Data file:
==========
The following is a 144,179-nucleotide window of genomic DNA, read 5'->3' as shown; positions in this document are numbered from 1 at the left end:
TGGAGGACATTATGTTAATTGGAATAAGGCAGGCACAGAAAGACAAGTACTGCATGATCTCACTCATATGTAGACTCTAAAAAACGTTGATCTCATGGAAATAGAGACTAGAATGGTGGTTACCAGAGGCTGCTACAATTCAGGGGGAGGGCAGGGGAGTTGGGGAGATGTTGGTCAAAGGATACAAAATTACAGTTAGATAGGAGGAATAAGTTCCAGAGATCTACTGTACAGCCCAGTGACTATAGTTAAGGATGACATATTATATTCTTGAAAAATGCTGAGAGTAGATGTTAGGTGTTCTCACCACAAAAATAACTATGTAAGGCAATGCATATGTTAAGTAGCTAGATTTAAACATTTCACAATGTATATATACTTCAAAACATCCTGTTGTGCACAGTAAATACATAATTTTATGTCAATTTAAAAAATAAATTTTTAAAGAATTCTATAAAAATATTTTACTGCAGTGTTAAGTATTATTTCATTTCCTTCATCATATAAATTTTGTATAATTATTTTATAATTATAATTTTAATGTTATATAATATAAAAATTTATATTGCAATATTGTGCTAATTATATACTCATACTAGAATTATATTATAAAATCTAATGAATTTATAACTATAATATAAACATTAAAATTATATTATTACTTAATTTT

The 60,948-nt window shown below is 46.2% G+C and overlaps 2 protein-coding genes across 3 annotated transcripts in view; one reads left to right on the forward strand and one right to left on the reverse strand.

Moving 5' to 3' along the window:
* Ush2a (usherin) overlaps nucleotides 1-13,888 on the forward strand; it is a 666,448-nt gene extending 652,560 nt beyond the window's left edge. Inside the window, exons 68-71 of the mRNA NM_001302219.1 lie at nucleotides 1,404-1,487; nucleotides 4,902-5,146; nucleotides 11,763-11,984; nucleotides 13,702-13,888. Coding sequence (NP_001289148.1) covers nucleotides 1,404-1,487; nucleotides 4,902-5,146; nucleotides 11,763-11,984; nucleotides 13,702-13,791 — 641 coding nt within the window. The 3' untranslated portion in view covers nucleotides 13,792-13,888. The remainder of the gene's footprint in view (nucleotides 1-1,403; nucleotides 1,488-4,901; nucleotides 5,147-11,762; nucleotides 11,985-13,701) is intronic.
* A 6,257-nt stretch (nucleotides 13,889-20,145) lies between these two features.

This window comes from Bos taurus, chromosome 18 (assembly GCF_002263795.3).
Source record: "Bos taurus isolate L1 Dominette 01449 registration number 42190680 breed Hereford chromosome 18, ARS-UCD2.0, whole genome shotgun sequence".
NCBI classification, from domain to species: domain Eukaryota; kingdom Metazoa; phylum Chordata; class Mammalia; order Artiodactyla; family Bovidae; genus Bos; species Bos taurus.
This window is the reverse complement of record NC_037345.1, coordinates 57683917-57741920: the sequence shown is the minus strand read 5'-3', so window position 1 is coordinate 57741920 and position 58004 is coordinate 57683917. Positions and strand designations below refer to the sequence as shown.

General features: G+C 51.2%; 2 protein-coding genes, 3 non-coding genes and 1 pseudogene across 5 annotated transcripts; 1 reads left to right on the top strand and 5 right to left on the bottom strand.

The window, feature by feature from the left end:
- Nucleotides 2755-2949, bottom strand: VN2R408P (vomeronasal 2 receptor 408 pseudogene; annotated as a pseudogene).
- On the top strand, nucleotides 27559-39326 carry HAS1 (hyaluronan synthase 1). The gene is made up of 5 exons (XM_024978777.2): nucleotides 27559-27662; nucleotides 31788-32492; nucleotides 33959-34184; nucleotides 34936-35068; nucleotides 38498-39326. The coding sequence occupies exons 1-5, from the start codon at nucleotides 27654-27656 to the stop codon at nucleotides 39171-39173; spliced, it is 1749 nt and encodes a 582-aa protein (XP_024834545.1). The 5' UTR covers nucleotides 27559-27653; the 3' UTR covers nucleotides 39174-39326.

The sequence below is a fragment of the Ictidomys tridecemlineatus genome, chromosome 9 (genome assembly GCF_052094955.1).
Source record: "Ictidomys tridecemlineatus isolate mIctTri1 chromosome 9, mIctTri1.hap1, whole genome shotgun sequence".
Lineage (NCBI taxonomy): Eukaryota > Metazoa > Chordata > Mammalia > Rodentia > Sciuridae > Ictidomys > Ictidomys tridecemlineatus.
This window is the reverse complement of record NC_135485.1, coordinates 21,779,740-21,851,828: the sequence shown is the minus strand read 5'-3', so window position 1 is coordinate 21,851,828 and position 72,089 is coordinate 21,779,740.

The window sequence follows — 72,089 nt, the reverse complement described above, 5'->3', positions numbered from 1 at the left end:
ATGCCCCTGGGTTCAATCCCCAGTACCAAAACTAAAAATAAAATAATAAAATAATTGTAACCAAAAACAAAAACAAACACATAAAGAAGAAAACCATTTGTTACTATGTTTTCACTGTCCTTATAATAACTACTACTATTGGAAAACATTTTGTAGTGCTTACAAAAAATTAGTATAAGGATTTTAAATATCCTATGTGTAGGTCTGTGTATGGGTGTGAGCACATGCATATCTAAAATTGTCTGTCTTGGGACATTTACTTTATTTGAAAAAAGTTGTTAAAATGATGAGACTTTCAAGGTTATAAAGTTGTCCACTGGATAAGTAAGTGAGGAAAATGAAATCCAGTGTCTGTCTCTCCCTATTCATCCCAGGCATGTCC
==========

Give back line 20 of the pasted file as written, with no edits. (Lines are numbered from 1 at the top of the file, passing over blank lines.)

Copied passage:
ATGCCCCTGGGTTCAATCCCCAGTACCAAAACTAAAAATAAAATAATAAAATAATTGTAACCAAAAACAAAAACAAACACATAAAGAAGAAAACCATTTGTTACTATGTTTTCACTGTCCTTATAATAACTACTACTATTGGAAAACATTTTGTAGTGCTTACAAAAAATTAGTATAAGGATTTTAAATATCCTATGTGTAGGTCTGTGTATGGGTGTGAGCACATGCATATCTAAAATTGTCTGTCTTGGGACATTTACTTTATTTGAAAAAAGTTGTTAAAATGATGAGACTTTCAAGGTTATAAAGTTGTCCACTGGATAAGTAAGTGAGGAAAATGAAATCCAGTGTCTGTCTCTCCCTATTCATCCCAGGCATGTCC